Fordham Law Associate Professor Jeanne C. Fromer was selected to receive one of the first two Young Scholars Medals from the American Law Institute. The medal honors her work exploring the claiming systems of patent and copyright law, as well as forum shopping in patent litigation.
“Jeanne Fromer is quite simply an outstanding scholar, and it is fitting that she was chosen to inaugurate ALI’s new award,” said Fordham Law’s Interim DeanMichael M. Martin. “Entering her fourth year on the faculty, she has already produced a body of work that epitomizes open-mindedness and rigor combining to improve the law in ways that can only be done within a branch of academia that is fully fluent with the details of the law and legal institutions.”
Fromer will be recognized along with the second honoree, Oren Bar-Gill of New York University School of Law. Both professors will receive a $5,000 prize, will speak at an upcoming ALI Annual Meeting, and will plan a conference devoted to identifying legal subjects that would benefit from law reform.
ALI created the Young Scholars Medal to call attention to academic work that is practical, focused on the real-world and can influence law for the better. Deans from law schools nominated more than 70 candidates, all professors in their first decade of teaching. The selection committee was chaired by William Fletcher, Professor Emeritus at the University of California-Berkeley School of Law and a judge on the U.S. Court of Appeals for the Ninth Circuit.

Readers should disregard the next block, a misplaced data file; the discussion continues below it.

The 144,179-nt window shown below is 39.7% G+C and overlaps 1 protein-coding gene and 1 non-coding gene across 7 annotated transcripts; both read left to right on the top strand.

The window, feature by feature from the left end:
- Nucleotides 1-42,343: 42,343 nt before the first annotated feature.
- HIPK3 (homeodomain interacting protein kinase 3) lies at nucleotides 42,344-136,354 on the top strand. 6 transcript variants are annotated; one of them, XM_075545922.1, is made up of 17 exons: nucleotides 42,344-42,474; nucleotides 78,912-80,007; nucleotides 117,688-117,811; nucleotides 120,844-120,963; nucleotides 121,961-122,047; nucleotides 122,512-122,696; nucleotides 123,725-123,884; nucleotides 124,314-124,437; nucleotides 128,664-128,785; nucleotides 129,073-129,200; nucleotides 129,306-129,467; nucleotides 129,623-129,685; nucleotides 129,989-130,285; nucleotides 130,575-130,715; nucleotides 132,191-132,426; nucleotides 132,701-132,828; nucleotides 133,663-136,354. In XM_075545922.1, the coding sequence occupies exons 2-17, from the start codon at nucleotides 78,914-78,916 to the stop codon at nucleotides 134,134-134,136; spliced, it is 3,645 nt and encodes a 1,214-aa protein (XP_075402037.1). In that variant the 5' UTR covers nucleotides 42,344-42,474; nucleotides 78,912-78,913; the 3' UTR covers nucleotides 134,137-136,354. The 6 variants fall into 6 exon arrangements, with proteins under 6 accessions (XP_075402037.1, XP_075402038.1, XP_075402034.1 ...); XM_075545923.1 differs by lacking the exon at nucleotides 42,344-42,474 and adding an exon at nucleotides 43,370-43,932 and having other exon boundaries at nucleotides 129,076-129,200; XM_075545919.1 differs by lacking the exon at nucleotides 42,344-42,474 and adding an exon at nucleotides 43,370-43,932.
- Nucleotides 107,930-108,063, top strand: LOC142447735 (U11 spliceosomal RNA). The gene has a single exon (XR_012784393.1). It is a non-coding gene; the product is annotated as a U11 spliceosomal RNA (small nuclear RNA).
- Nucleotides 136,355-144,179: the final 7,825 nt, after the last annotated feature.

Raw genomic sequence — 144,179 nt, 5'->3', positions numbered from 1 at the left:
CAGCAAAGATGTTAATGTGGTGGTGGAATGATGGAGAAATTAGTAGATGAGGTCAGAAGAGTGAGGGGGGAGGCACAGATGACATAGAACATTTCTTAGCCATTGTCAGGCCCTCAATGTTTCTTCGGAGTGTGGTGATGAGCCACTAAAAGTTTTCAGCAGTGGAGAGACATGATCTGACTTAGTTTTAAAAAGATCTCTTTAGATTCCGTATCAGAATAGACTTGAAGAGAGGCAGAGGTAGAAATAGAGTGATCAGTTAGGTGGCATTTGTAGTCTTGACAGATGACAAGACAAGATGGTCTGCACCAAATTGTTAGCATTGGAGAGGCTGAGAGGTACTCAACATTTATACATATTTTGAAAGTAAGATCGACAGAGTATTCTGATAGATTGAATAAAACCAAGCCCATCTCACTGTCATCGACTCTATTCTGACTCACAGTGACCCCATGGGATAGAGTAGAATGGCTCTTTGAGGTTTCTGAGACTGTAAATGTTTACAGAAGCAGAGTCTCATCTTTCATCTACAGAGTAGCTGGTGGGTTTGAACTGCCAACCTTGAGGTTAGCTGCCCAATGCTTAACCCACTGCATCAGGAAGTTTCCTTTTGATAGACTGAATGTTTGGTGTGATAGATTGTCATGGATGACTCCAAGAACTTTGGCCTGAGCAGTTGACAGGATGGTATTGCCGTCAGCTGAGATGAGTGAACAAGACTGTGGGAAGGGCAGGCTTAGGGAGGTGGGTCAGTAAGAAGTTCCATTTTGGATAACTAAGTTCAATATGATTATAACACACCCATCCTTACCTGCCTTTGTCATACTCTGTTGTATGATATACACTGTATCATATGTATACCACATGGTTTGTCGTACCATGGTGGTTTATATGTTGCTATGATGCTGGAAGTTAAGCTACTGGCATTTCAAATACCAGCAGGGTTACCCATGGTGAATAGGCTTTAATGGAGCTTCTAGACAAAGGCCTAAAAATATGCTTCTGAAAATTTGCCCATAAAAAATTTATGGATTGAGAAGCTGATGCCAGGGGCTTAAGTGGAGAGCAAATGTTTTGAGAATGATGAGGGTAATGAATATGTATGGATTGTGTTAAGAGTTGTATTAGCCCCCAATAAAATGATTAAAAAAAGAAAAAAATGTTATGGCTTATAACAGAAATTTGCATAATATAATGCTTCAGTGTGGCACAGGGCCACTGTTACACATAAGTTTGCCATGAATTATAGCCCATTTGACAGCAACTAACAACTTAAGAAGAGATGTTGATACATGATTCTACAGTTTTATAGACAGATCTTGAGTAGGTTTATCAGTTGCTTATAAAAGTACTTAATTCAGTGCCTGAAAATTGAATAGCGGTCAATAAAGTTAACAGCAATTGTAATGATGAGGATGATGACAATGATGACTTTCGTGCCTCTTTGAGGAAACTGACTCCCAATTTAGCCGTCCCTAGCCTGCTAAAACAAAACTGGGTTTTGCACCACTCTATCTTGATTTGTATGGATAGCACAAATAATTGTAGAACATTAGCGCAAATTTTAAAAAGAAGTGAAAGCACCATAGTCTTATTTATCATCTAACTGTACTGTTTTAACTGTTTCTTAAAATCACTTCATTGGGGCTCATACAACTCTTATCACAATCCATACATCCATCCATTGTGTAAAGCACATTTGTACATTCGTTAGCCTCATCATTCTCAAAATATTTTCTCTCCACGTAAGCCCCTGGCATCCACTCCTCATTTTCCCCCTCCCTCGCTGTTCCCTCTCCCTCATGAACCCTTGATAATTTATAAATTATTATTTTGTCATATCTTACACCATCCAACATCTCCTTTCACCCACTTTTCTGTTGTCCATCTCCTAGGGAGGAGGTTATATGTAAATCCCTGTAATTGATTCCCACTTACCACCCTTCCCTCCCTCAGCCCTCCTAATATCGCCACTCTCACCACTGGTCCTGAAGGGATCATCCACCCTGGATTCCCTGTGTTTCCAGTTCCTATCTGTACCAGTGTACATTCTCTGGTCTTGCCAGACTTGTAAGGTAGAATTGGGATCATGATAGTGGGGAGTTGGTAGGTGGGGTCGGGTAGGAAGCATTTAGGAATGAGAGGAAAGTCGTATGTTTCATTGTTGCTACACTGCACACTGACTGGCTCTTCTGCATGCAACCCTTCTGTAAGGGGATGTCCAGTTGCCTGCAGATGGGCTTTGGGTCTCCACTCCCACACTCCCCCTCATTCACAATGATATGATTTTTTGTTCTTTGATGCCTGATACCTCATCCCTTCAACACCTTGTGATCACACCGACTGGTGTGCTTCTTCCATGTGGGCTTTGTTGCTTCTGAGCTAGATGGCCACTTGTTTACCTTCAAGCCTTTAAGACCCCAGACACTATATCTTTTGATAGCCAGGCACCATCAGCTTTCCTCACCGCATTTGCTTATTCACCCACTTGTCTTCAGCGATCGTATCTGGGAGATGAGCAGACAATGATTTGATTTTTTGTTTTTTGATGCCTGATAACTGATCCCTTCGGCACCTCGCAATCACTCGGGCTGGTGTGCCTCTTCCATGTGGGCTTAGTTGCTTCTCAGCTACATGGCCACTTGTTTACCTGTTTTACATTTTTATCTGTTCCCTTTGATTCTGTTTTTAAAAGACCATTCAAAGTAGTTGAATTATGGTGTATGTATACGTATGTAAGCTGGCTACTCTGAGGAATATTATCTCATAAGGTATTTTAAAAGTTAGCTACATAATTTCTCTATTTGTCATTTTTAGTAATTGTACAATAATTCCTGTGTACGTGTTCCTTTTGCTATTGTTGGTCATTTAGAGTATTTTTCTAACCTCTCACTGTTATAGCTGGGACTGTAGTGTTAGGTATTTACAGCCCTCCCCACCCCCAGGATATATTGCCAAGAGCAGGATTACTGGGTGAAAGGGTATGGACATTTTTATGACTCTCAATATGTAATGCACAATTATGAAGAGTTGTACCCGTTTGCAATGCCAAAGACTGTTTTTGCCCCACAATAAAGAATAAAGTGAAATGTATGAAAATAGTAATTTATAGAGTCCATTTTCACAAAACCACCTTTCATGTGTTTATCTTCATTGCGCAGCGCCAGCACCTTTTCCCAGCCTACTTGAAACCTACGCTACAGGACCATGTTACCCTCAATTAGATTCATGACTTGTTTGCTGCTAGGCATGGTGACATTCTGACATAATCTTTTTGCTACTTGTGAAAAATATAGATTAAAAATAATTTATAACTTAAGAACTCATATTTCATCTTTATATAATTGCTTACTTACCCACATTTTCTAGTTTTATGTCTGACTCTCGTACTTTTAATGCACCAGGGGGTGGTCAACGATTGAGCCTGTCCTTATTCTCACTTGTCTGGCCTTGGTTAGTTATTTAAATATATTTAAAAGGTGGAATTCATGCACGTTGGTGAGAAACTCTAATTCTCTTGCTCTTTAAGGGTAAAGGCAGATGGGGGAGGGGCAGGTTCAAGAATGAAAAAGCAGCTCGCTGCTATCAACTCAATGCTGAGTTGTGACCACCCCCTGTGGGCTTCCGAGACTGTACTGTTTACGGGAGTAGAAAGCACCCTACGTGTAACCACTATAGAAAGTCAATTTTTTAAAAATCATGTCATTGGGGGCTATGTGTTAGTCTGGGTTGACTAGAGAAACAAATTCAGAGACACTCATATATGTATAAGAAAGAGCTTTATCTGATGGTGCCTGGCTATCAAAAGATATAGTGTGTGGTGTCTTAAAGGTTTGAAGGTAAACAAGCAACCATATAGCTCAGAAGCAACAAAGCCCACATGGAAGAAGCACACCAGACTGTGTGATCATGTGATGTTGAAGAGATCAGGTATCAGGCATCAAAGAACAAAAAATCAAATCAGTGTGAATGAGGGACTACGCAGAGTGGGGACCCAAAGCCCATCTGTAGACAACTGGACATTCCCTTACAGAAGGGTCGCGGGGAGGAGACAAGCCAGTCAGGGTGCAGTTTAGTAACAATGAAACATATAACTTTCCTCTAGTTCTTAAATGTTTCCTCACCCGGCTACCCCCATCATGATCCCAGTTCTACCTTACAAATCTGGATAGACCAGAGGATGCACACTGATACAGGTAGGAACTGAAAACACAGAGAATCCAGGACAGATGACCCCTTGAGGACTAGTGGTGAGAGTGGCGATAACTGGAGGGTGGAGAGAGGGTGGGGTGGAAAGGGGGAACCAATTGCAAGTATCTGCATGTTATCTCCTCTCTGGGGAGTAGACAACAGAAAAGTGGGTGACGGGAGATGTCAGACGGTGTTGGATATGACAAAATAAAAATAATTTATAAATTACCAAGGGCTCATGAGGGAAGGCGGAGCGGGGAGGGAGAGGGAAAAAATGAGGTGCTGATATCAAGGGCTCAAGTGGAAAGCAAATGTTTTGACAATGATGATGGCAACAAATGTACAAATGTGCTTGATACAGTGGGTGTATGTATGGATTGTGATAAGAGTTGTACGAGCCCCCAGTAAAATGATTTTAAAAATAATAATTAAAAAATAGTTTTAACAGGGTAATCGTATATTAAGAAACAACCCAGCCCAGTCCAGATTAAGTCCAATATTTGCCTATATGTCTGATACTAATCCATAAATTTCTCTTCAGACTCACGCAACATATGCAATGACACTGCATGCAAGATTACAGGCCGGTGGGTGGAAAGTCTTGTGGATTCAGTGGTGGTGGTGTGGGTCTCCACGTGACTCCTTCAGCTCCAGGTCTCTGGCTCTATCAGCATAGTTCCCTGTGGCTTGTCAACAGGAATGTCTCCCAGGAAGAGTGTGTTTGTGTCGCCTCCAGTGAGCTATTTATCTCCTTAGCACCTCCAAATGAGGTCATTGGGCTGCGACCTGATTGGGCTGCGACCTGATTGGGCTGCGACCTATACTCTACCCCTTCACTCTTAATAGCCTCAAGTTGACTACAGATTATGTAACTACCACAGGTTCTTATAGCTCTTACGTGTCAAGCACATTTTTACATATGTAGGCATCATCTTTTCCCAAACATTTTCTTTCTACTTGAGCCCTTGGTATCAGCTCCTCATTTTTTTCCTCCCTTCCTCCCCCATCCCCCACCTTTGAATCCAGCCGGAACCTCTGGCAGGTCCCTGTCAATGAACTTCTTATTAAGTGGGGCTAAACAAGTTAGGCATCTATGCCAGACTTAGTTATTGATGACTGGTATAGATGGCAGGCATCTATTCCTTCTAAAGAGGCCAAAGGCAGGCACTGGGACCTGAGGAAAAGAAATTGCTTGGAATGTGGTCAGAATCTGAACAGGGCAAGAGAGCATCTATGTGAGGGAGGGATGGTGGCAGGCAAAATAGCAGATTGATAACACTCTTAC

“Both scholars are fluent in the details of law and legal institutions,” said Judge Fletcher. “They produce work that is consistent with ALI’s goals of clarifying the law and adapting it to social needs and the administration of justice.”
Fromer teaches in the areas of intellectual property and contracts. She writes about copyright, patent, and trademark law.
Before joining Fordham Law, Fromer served as a law clerk to Justice David H. Souter of the U.S. Supreme Court and to Judge Robert D. Sack of the U.S. Court of Appeals for the Second Circuit. She also worked at Hale and Dorr LLP (now WilmerHale) as an intellectual-property attorney. In addition, she was an Alexander Fellow with the New York University School of Law and a Resident Fellow with Yale Law School’s Information Society Project.
– Jeanne C. Fromer